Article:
Friday, February 18, 2011

Some things to read in light of reported human DNA in bacterial genomes vs. contamination

Well, there is an interesting few papers out there relating to human DNA and whether or not there have been some recent lateral transfers of it into microbial genomes.  See for example
  • this paper in mBio that suggests there has been lateral transfer of LINE elements from humans to Neisseria species
  • but then see this paper suggesting massive contamination of sequence databases with LINE elements (PLoS One paper on contamination)
So what is going on?  Not clear.  If you want more detail about these papers I suggest reading one of the following
There were other stories out there ... but since Hannah and Ed interviewed me, I am a bit biased about which ones are worth reading.  Here are some others to read though
Personally, I am a bit skeptical of the LGT claim because most of the evidence they present relies on amplification (ie PCR).  But without getting into too many of the details myself I thought I would just post some background reading connected to some of my past work in this area for anyone interested in this type of thing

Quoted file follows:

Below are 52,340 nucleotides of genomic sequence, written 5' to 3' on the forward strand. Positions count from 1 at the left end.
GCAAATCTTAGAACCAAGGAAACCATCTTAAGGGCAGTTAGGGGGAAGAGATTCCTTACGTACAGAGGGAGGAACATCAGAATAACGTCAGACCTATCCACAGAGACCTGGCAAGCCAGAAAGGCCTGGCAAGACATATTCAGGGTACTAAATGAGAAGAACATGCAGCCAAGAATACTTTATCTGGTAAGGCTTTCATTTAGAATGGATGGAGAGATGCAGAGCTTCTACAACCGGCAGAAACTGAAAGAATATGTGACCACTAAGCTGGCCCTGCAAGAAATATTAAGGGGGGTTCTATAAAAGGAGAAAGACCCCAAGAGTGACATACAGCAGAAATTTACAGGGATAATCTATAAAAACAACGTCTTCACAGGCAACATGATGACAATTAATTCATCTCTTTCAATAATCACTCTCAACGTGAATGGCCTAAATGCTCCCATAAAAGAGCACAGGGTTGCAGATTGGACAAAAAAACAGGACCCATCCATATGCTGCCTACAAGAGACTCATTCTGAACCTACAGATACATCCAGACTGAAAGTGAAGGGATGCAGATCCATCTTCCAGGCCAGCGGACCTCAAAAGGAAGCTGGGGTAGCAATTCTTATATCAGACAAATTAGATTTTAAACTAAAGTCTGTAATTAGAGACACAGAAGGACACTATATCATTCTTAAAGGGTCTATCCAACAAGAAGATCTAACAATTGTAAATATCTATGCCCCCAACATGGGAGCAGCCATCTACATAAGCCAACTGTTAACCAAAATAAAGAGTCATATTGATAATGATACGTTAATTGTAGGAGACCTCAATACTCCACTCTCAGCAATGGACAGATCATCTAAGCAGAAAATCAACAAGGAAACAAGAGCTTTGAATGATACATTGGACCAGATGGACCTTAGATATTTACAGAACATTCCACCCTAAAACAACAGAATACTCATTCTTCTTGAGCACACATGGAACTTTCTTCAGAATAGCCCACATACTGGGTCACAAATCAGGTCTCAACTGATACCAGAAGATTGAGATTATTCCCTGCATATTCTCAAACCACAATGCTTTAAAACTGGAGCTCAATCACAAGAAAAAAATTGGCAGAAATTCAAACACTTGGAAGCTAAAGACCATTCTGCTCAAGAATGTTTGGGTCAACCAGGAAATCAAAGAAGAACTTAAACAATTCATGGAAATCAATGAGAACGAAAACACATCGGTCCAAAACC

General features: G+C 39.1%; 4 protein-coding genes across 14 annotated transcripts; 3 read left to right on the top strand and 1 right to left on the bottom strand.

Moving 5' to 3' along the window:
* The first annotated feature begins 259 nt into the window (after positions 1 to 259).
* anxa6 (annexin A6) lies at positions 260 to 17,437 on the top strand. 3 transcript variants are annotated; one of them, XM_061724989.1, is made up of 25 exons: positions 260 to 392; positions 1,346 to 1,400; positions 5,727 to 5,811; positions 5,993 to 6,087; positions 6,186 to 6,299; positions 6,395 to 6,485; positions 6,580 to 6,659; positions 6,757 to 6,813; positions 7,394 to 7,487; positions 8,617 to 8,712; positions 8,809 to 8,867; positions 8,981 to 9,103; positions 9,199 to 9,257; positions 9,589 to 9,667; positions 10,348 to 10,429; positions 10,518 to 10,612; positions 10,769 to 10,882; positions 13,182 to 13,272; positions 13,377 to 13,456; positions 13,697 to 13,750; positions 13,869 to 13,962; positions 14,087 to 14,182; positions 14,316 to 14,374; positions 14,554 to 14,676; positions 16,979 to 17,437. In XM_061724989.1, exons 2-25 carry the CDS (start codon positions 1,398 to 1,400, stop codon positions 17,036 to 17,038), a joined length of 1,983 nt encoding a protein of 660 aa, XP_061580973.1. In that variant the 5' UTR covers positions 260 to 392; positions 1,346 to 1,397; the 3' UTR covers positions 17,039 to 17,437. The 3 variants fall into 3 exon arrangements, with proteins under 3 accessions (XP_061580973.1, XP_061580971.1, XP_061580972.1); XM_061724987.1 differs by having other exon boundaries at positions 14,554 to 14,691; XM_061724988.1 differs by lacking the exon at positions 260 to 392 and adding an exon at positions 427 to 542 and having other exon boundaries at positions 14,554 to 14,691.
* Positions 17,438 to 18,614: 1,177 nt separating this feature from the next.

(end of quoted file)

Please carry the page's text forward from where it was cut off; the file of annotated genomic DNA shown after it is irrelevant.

Information about claim of HGT into humans from bacteria that was in the Lander et al Human Genome paper:
A short story I wrote in 1998 about, well, contamination in genome databases
My colleagues assembling of nearly complete bacterial genomes from the raw sequence reads from fly genome projects
Complete mitochondrial genome(s) found in Chromosome II of Arabidopsis.  Was very difficult to sort out which reads came from nuclear genome and which from mitochondria

1 comment:

  1. Contamination is the bane of my existence. It's constantly making me look silly for the Rfam work. Frequently a perfectly good bacterial family contains high-scoring eukaryotic sequence. RNAI is one of the worst affected families. It's a beautiful phage encoded RNA that represses phage replication. Unfortunately the phage is used for a lot of sequencing projects and is often not cleaned up from the submissions to the sequence archives. So I'm left with a phage model that annotates a handful of phage homologs and THOUSANDS of contaminant sequences (see the 'species' tab). I've been considering using families like this to identify the authors who have submitted the most contaminated sequence to the sequence archives. I'm just not too sure if any benefit would come from this or not.


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